Sunday, May 23, 2021

If we are lucky

There are few of us who are truly privileged to have almost all, if not all, of our needs - and desires - catered for. More often than not, we always want for something - something that is just out of our reach, its scent wafting into our nostrils, enflaming our passions and, when we are careless, driving us mad with desire. It is, therefore, a test of our forbearance that for the most part, we keep our passionate desires at bay, denying ourselves the freedom that comes with the pursuit unrestrained hedonism. We learn, even when the spigots of the national treasury are thrown wide open, to temper how we enjoy the gifts that we receive.

This is not the case with those who have learnt nothing of the fatalities arising out of gluttony. Their baser instincts are so used to being satiated at the snap of their fingers that when the boom falls, the devastation it leaves behind is truly pitiable. The catastrophe is much worse when it befalls the men and women charged to govern the country. If you haven't been paying attention, in the past week, the High Court has lowered a devastating boom on the men and women top the edifice we call government. The High Court has denied them that which their political hearts desire above all else: the supine acquiescence of their subjects. The proof of the devastation is in the confused and frenzied pillar-to-post flitting by their acolytes as they attempt to set back the clock to the days when the presidential snap of the fingers led to the dismissal of bad judges.

I am most amused by the spectral whispering by their disciples in the so-called free press: editors and political journalists have spent the past week prophesying deadly outcomes if the judgment is allowed to stand. They have also amplified the voices of clever, though shortsighted, members of the Kenyan Bar who continue to make increasingly shrill observations about constitutional crises that only they can see. Few of these highly motivated sirens have bothered to take a step back and ask whether or not their sense of entitlement - theirs and those of their patrons - were ever meant to be satisfied in the first place.

The merits, or otherwise, of the appeal are neither here nor there. The highly paid legal eagles for each side of the argument will plead their case before senior judges and the best argument - or the best political argument - will prevail and the show will move on to the Supreme Court. But the question as to whether the unhappy, super-entitled men and women who disagree with the uppity-ness of the lower classes should continue to be indulged remains unanswered. The temerity with which the judges of the High Court have recklessly refused to indulge the self-centred and entitled whims of the Kenyan aristocracy has been received with shock and everything the aristocracy's loyal footsoldiers have done has represented the rage that pervades that aristocracy's psyche and salons. If the judgment is not reversed, it may very well lead to a class psychosis that shall be terrible to behold - or experience.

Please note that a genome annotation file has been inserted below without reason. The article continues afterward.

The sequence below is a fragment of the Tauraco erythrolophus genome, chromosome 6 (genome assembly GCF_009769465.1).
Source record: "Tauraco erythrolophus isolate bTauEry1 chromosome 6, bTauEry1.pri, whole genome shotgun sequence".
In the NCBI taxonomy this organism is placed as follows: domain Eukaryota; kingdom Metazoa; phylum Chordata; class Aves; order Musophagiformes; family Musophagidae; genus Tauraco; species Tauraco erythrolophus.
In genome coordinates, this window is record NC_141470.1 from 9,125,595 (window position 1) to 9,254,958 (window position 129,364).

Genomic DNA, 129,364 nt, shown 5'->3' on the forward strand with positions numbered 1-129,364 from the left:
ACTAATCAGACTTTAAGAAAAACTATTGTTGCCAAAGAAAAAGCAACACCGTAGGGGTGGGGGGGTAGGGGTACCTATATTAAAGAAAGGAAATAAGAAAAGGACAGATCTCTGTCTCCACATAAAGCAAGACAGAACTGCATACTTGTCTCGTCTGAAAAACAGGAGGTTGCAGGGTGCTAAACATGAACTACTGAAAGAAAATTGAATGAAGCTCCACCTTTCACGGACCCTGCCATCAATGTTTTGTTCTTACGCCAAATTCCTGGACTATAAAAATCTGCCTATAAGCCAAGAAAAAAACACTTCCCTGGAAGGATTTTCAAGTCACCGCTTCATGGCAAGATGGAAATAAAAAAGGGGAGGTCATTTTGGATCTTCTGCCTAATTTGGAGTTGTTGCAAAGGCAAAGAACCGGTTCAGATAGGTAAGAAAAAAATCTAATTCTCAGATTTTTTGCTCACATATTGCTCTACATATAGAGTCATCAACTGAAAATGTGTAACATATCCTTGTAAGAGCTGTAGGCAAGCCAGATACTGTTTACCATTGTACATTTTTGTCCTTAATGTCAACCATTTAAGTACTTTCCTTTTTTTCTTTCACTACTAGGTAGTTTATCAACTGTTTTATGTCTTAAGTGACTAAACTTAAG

Kenya is yet to reckon with the existence of its aristocracy represented by its members in the political executive, the legislatures, the judiciary, business and academia and the institutions of religion that continue to offer spiritual and social solace to the lower classes. The judgment, in my opinion, is the first serious attempt to push back at the demands of the self-entitled classes. It builds on the tentative steps taken by the Chief Justice in 2017 and 2020 - the vitiating of a presidential election and the demand that parliament should be dissolved for subverting the will of the people - and, if we are lucky, the judgment might inspire us to put our foot down against the demands of the ministers of faith and the avarice of the business classes. If we are lucky.

Wednesday, May 05, 2021

They are called lies

The fundamental question that arises is how we ought to regulate fake news without limiting free speech outside the provisions of the Constitution. In an electioneering period, free political speech is critical. Should we even think about regulating fake news? Who even decides what fake news is and what it is not? - Mugambi Laibuta (The Fake News Pandemic)

"Fake news" is a handy euphemism for "lies". Once you make that conceptual link, it becomes apparent that it is here to stay. Humans have lied for as long as humans have had speech. Humans will continue to lie so long as lying confers an advantage of one over another. Governments lie to other governments. Governments lie to their citizens. Government officials lie to each other as they lie to civilians. It is not a pandemic; it is a design feature of humanity.